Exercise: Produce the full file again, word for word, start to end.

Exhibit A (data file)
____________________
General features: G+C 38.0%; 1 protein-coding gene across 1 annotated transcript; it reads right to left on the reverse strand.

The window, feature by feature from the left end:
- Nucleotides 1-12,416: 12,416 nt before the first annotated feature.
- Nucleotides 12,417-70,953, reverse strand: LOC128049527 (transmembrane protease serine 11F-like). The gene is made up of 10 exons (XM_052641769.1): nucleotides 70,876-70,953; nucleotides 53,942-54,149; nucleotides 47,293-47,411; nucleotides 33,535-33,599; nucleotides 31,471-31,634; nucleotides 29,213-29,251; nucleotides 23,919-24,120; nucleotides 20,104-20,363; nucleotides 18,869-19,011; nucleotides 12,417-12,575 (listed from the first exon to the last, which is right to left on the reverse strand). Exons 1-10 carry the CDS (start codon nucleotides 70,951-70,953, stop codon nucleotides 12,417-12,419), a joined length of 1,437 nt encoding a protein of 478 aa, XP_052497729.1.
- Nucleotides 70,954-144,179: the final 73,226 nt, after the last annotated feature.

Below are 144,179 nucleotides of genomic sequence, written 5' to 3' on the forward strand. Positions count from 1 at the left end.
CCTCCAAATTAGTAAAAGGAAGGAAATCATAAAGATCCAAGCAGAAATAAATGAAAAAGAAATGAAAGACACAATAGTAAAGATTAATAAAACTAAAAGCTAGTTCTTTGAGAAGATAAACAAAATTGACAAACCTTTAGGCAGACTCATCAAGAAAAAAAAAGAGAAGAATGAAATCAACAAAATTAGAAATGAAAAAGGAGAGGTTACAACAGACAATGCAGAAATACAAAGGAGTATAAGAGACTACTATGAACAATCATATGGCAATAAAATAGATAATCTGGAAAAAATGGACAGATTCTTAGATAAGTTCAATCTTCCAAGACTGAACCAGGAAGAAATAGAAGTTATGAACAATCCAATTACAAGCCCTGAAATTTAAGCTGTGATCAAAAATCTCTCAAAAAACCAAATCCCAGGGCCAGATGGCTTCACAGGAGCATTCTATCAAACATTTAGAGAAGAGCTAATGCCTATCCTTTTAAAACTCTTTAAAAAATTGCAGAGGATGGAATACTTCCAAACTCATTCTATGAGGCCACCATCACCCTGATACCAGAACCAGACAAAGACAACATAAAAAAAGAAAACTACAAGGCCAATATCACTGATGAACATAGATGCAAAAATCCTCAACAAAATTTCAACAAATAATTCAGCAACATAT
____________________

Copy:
General features: G+C 38.0%; 1 protein-coding gene across 1 annotated transcript; it reads right to left on the reverse strand.

The window, feature by feature from the left end:
- Nucleotides 1-12,416: 12,416 nt before the first annotated feature.
- Nucleotides 12,417-70,953, reverse strand: LOC128049527 (transmembrane protease serine 11F-like). The gene is made up of 10 exons (XM_052641769.1): nucleotides 70,876-70,953; nucleotides 53,942-54,149; nucleotides 47,293-47,411; nucleotides 33,535-33,599; nucleotides 31,471-31,634; nucleotides 29,213-29,251; nucleotides 23,919-24,120; nucleotides 20,104-20,363; nucleotides 18,869-19,011; nucleotides 12,417-12,575 (listed from the first exon to the last, which is right to left on the reverse strand). Exons 1-10 carry the CDS (start codon nucleotides 70,951-70,953, stop codon nucleotides 12,417-12,419), a joined length of 1,437 nt encoding a protein of 478 aa, XP_052497729.1.
- Nucleotides 70,954-144,179: the final 73,226 nt, after the last annotated feature.

Below are 144,179 nucleotides of genomic sequence, written 5' to 3' on the forward strand. Positions count from 1 at the left end.
CCTCCAAATTAGTAAAAGGAAGGAAATCATAAAGATCCAAGCAGAAATAAATGAAAAAGAAATGAAAGACACAATAGTAAAGATTAATAAAACTAAAAGCTAGTTCTTTGAGAAGATAAACAAAATTGACAAACCTTTAGGCAGACTCATCAAGAAAAAAAAAGAGAAGAATGAAATCAACAAAATTAGAAATGAAAAAGGAGAGGTTACAACAGACAATGCAGAAATACAAAGGAGTATAAGAGACTACTATGAACAATCATATGGCAATAAAATAGATAATCTGGAAAAAATGGACAGATTCTTAGATAAGTTCAATCTTCCAAGACTGAACCAGGAAGAAATAGAAGTTATGAACAATCCAATTACAAGCCCTGAAATTTAAGCTGTGATCAAAAATCTCTCAAAAAACCAAATCCCAGGGCCAGATGGCTTCACAGGAGCATTCTATCAAACATTTAGAGAAGAGCTAATGCCTATCCTTTTAAAACTCTTTAAAAAATTGCAGAGGATGGAATACTTCCAAACTCATTCTATGAGGCCACCATCACCCTGATACCAGAACCAGACAAAGACAACATAAAAAAAGAAAACTACAAGGCCAATATCACTGATGAACATAGATGCAAAAATCCTCAACAAAATTTCAACAAATAATTCAGCAACATAT